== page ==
How are AI and ML shaping the future of healthcare?

By Marcus Law
AI and ML technology is being used to revolutionise the healthcare industry, as researchers use tech to help detect Parkinson’s disease.

With Artificial Intelligence (AI) and Machine Learning (ML), the healthcare industry is continuing to undergo a transformation.

Valued at US$10.4bn last year, the global artificial intelligence (AI) in healthcare market is expected to continue to grow at a compound annual growth rate (CAGR) of 38.4% from 2022 to 2030. 

And with breakthroughs such as a report that AI could be used to identify conditions such as Parkinson’s disease years before the appearance of physical symptoms, there appears to be a healthy future for the relationship between technology and medicine.

AI model that analyses breathing could detect Parkinson’s

Researchers at MIT have developed an artificial intelligence model that can detect Parkinson’s just from reading a person’s breathing patterns while they are sleeping.

Parkinson’s disease is hard to diagnose, researchers say, because it relies primarily on the appearance of motor symptoms, such as tremors, stiffness, and slowness, which can often appear several years after the disease onset.

But Dina Katabi, an MIT electrical engineering and computer science professor, and her team have now developed an AL model that can detect Parkinson’s from a person’s breathing patterns, a press release said.

Neural network uses Wi-Fi technology to monitor health

The tool in question is a neural network, a series of connected algorithms that mimic the way a human brain works, capable of assessing whether someone has Parkinson’s from their nocturnal breathing. 

The neural network is also able to discern the severity of someone’s Parkinson’s disease and track the progression of their disease over time.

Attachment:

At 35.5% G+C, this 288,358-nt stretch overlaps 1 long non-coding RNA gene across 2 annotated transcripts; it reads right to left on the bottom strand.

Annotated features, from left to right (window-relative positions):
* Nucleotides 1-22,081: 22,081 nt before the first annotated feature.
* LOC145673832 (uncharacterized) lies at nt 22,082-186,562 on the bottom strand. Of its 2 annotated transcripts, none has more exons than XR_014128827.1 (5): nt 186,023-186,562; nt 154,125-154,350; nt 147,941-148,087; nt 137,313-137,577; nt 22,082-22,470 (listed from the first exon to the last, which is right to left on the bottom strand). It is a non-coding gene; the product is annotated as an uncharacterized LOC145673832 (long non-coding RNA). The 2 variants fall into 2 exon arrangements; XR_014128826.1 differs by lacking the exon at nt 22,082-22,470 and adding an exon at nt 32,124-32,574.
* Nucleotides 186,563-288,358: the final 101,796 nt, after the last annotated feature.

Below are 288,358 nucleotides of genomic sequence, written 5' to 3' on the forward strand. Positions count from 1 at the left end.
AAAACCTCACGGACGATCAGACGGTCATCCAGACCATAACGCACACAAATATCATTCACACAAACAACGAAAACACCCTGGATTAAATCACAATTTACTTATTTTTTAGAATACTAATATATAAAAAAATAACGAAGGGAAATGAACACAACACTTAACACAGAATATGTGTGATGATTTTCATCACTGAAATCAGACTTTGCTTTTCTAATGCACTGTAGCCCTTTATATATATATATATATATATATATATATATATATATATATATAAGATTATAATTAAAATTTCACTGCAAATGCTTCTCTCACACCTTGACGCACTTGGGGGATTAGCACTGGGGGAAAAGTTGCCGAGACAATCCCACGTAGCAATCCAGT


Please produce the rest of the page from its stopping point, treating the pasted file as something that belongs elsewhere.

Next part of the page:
The MIT researchers demonstrated that the artificial intelligence assessment of Parkinson's can be done every night at home while the person is asleep and without touching their body. To do so, the team developed a device with the appearance of a home Wi-Fi router, but instead of providing internet access, the device emits radio signals, analyses their reflections off the surrounding environment, and extracts the subject’s breathing patterns without any bodily contact. The breathing signal is then fed to the neural network to assess Parkinson’s in a passive manner, and there is zero effort needed from the patient and caregiver.

AI an integral part of modern healthcare

Over the years, researchers have tried to detect Parkinson’s using cerebrospinal fluid and neuroimaging, but such methods are invasive, costly, and require access to specialised medical centres, the release said. This makes these methods unsuitable for frequent testing, which could allow for early diagnosis and continuous tracking of the disease’s progression.

And this is just one example of how AI can be used to support the healthcare industry. According to IBM, AI is quickly becoming an integral part of modern healthcare. AI algorithms and other applications powered by AI are being used to support medical professionals in clinical settings and in ongoing research.

Clinical decision support tools can help providers make decisions about treatments, medications, mental health and other patient needs by providing them with quick access to information or research that's relevant to their patient. In medical imaging, AI tools are being used to analyse CT scans, x-rays, MRIs and other images for lesions or other findings that a human radiologist might miss.

There are a lot of potential ways AI could reduce costs across the healthcare industry, IBM says. Some of the most promising opportunities include reducing medication errors, customised virtual health assistance, fraud prevention, and supporting more efficient administrative and clinical workflows.

And a survey of more than 900 health-care professionals by MIT Technology Review Insights found that health-care professionals are already using AI to improve data analysis, enable better diagnoses and treatment predictions, and free medical staff from administrative burdens.


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